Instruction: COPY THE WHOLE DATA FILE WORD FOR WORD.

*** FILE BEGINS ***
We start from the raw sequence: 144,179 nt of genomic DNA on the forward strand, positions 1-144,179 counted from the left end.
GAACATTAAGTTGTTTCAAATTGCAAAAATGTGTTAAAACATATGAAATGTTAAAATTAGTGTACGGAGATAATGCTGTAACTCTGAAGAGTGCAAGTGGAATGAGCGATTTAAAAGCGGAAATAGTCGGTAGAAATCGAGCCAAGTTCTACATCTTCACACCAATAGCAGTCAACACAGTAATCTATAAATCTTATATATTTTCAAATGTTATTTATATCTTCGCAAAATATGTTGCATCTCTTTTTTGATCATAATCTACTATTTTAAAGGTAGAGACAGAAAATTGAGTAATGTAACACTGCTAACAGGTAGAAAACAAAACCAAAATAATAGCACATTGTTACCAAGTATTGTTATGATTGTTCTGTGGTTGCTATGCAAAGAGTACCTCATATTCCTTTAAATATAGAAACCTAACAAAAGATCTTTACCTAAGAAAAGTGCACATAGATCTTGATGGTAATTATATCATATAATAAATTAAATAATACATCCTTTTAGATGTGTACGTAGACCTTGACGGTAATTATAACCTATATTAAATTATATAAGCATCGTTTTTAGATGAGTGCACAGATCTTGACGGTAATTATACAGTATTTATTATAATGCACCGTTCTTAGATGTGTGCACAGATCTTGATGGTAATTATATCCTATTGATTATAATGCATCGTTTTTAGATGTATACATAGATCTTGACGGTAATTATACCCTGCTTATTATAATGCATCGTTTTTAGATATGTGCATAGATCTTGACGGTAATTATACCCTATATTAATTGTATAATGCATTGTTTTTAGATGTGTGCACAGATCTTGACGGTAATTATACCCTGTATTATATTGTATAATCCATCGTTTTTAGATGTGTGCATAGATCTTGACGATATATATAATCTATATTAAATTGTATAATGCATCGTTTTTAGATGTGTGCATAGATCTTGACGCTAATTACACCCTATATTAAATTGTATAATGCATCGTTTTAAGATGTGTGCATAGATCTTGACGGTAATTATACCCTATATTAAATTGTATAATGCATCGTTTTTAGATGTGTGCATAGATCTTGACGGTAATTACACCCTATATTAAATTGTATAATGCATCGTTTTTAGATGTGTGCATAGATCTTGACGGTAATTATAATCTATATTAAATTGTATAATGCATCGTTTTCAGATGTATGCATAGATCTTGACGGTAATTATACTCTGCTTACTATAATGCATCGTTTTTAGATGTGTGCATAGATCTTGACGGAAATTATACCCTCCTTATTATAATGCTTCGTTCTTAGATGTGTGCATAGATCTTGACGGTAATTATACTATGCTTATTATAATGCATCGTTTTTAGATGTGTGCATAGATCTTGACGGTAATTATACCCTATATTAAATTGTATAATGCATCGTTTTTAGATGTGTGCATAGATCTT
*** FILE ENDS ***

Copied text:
We start from the raw sequence: 144,179 nt of genomic DNA on the forward strand, positions 1-144,179 counted from the left end.
GAACATTAAGTTGTTTCAAATTGCAAAAATGTGTTAAAACATATGAAATGTTAAAATTAGTGTACGGAGATAATGCTGTAACTCTGAAGAGTGCAAGTGGAATGAGCGATTTAAAAGCGGAAATAGTCGGTAGAAATCGAGCCAAGTTCTACATCTTCACACCAATAGCAGTCAACACAGTAATCTATAAATCTTATATATTTTCAAATGTTATTTATATCTTCGCAAAATATGTTGCATCTCTTTTTTGATCATAATCTACTATTTTAAAGGTAGAGACAGAAAATTGAGTAATGTAACACTGCTAACAGGTAGAAAACAAAACCAAAATAATAGCACATTGTTACCAAGTATTGTTATGATTGTTCTGTGGTTGCTATGCAAAGAGTACCTCATATTCCTTTAAATATAGAAACCTAACAAAAGATCTTTACCTAAGAAAAGTGCACATAGATCTTGATGGTAATTATATCATATAATAAATTAAATAATACATCCTTTTAGATGTGTACGTAGACCTTGACGGTAATTATAACCTATATTAAATTATATAAGCATCGTTTTTAGATGAGTGCACAGATCTTGACGGTAATTATACAGTATTTATTATAATGCACCGTTCTTAGATGTGTGCACAGATCTTGATGGTAATTATATCCTATTGATTATAATGCATCGTTTTTAGATGTATACATAGATCTTGACGGTAATTATACCCTGCTTATTATAATGCATCGTTTTTAGATATGTGCATAGATCTTGACGGTAATTATACCCTATATTAATTGTATAATGCATTGTTTTTAGATGTGTGCACAGATCTTGACGGTAATTATACCCTGTATTATATTGTATAATCCATCGTTTTTAGATGTGTGCATAGATCTTGACGATATATATAATCTATATTAAATTGTATAATGCATCGTTTTTAGATGTGTGCATAGATCTTGACGCTAATTACACCCTATATTAAATTGTATAATGCATCGTTTTAAGATGTGTGCATAGATCTTGACGGTAATTATACCCTATATTAAATTGTATAATGCATCGTTTTTAGATGTGTGCATAGATCTTGACGGTAATTACACCCTATATTAAATTGTATAATGCATCGTTTTTAGATGTGTGCATAGATCTTGACGGTAATTATAATCTATATTAAATTGTATAATGCATCGTTTTCAGATGTATGCATAGATCTTGACGGTAATTATACTCTGCTTACTATAATGCATCGTTTTTAGATGTGTGCATAGATCTTGACGGAAATTATACCCTCCTTATTATAATGCTTCGTTCTTAGATGTGTGCATAGATCTTGACGGTAATTATACTATGCTTATTATAATGCATCGTTTTTAGATGTGTGCATAGATCTTGACGGTAATTATACCCTATATTAAATTGTATAATGCATCGTTTTTAGATGTGTGCATAGATCTT